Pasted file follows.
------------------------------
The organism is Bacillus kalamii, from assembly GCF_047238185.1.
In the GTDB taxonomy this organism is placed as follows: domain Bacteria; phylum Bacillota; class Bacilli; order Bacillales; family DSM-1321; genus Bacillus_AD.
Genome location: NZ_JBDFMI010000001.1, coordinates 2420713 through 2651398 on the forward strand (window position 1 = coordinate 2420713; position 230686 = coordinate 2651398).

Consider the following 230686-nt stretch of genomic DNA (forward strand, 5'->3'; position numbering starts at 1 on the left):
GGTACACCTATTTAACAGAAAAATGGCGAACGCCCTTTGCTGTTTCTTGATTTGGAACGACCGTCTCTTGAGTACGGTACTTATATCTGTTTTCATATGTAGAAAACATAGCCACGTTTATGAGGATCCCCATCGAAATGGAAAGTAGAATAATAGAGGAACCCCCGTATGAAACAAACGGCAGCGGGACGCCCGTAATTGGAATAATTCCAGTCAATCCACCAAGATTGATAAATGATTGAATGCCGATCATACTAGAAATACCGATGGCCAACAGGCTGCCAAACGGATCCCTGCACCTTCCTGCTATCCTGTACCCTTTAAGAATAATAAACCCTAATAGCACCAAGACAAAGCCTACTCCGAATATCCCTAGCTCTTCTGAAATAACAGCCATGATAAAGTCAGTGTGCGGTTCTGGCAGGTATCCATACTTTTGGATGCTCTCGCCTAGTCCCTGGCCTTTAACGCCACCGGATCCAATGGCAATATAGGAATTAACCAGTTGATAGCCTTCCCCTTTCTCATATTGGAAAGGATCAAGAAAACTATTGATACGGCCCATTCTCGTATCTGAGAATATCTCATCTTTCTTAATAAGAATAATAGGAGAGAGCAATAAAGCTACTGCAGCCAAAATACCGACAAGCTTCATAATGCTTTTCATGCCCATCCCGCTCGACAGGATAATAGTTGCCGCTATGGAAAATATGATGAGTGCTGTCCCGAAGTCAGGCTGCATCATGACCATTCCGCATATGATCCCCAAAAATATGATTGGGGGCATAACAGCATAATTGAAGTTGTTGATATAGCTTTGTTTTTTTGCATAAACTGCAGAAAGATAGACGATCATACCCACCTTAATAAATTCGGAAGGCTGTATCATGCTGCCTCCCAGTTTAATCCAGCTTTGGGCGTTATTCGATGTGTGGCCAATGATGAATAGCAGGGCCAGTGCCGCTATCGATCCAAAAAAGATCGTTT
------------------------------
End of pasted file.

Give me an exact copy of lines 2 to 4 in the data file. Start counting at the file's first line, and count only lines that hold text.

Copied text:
In the GTDB taxonomy this organism is placed as follows: domain Bacteria; phylum Bacillota; class Bacilli; order Bacillales; family DSM-1321; genus Bacillus_AD.
Genome location: NZ_JBDFMI010000001.1, coordinates 2420713 through 2651398 on the forward strand (window position 1 = coordinate 2420713; position 230686 = coordinate 2651398).

Consider the following 230686-nt stretch of genomic DNA (forward strand, 5'->3'; position numbering starts at 1 on the left):